Highway 87 (from Mount Ord to south of Payson)
This section will start off the many birding areas to Birding In Gila County. It is the closest that Gila County is to Phoenix, and the pine and oak forest of Mount Ord is welcomed by birders who are wanting to escape the brutal heat of summer. Mount Ord is part of the Mazatzal Mountain range, and that range also extends to Slate Creek Divide and further north into Gila County. The forest diversity increases more at Slate Creek Divide, and even though a lot of the birds that can be found in the Mazatzals can be found elsewhere in Gila County more regularly, explorations of the mountain range are good to lock down. Foothills on the lower slopes of these mountains contain chaparral, juniper, and pinyon-pine. This area also has a share of desert scrub, small hints of semi-arid grassland, and extensive riparian forest at Tonto Creek via the community of Gisela. Combining a visit in this area to multiple habitats will make for a fun day of birding.
The breeding bird variety that can be found in this area include Gila and Ladder-backed Woodpeckers, Yellow Warbler, Yellow-breasted Chat, Yellow-billed Cuckoo, Summer Tanager, and Blue Grosbeak in the significant riparian woodland and adjacent desert to Tonto Creek via Gisela; Black-chinned Sparrow, Gray Vireo, Rufous-crowned Sparrow, Woodhouse's Scrub-Jay, Spotted Towhee, and Scott's Oriole in chaparral and juniper habitat; and Northern Pygmy-Owl, Spotted Owl, Flammulated Owl, Zone-tailed Hawk, Acorn Woodpecker, White-breasted Nuthatch, Brown Creeper, Olive Warbler, Grace's Warbler, Hepatic Tanager, Western Tanager, and Black-headed Grosbeak in the higher elevations of the Mazatzal Mountains that have coniferous and oak forest. This area is fun to bird and search for a different diversity of birds in the spring and fall migrations and in winter.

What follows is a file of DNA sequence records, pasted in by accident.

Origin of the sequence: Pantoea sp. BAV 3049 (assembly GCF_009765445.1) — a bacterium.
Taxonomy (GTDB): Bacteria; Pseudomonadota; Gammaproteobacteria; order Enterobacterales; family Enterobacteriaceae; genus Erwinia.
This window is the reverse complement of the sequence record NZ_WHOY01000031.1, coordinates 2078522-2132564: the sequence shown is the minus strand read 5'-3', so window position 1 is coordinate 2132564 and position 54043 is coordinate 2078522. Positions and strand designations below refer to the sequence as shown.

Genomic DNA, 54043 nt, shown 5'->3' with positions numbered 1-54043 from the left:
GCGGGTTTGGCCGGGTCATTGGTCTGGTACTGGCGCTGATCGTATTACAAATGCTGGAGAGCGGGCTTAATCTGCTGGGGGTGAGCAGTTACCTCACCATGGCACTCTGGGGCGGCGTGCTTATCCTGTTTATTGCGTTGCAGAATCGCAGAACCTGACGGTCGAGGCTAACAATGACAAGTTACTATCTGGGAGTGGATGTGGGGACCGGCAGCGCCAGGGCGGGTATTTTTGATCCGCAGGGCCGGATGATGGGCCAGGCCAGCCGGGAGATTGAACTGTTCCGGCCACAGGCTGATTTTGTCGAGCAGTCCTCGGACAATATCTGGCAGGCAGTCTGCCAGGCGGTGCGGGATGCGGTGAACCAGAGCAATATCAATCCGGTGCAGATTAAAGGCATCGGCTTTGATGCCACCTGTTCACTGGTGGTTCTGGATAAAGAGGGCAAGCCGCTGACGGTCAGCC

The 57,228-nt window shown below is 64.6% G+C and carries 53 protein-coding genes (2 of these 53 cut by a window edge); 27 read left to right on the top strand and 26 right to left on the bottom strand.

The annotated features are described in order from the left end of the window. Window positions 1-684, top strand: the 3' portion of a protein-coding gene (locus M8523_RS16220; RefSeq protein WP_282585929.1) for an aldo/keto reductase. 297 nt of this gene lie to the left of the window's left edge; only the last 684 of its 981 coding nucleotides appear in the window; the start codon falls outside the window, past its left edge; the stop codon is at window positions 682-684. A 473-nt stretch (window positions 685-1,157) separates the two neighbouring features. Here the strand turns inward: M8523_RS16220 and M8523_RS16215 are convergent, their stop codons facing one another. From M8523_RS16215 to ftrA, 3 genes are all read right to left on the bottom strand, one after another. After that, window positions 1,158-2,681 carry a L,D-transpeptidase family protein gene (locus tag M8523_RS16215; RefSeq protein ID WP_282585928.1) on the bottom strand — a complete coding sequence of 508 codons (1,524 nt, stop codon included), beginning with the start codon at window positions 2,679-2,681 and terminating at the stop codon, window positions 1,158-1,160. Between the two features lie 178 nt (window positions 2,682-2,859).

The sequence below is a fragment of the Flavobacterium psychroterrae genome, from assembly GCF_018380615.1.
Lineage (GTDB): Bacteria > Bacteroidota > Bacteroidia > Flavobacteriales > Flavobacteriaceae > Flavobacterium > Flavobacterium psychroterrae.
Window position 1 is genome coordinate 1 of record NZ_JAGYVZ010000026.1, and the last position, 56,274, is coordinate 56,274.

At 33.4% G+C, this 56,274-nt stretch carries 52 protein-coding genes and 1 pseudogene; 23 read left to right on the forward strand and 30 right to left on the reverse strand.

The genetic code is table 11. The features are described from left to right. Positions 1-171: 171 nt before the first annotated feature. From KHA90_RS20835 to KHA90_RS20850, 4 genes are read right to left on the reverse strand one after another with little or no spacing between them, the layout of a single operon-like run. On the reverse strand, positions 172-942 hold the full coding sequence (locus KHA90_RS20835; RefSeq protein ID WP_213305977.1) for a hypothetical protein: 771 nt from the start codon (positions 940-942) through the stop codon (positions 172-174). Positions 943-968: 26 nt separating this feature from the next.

Directions: This birding area has scattered locations and junctions to where directions can be described from several locations. It is the closest Gila County birding area to Phoenix. In Arizona's birding history, a common reference point for going north up Highway 87 distance wise is where Shea Boulevard meets Highway 87 just outside of Fountain Hills. Traveling to Payson north on Highway 87 past Shea Blvd is 61.5 miles. Mt Ord's turnoff for example, the southermost direction point in this area, is 33.7 miles north of Shea on Highway 87, and 27 miles south of Payson. The second intersection that will be used for a direction point in accordance to the birding locations described below is the intersection of Highway 87 and Highway 188, which is 45.4 miles north of Shea Boulevard and 15.4 miles south of Payson. All of these birding locations will come in between where Mt. Ord crosses from Maricopa County into Gila County, and continuing north toward Payson.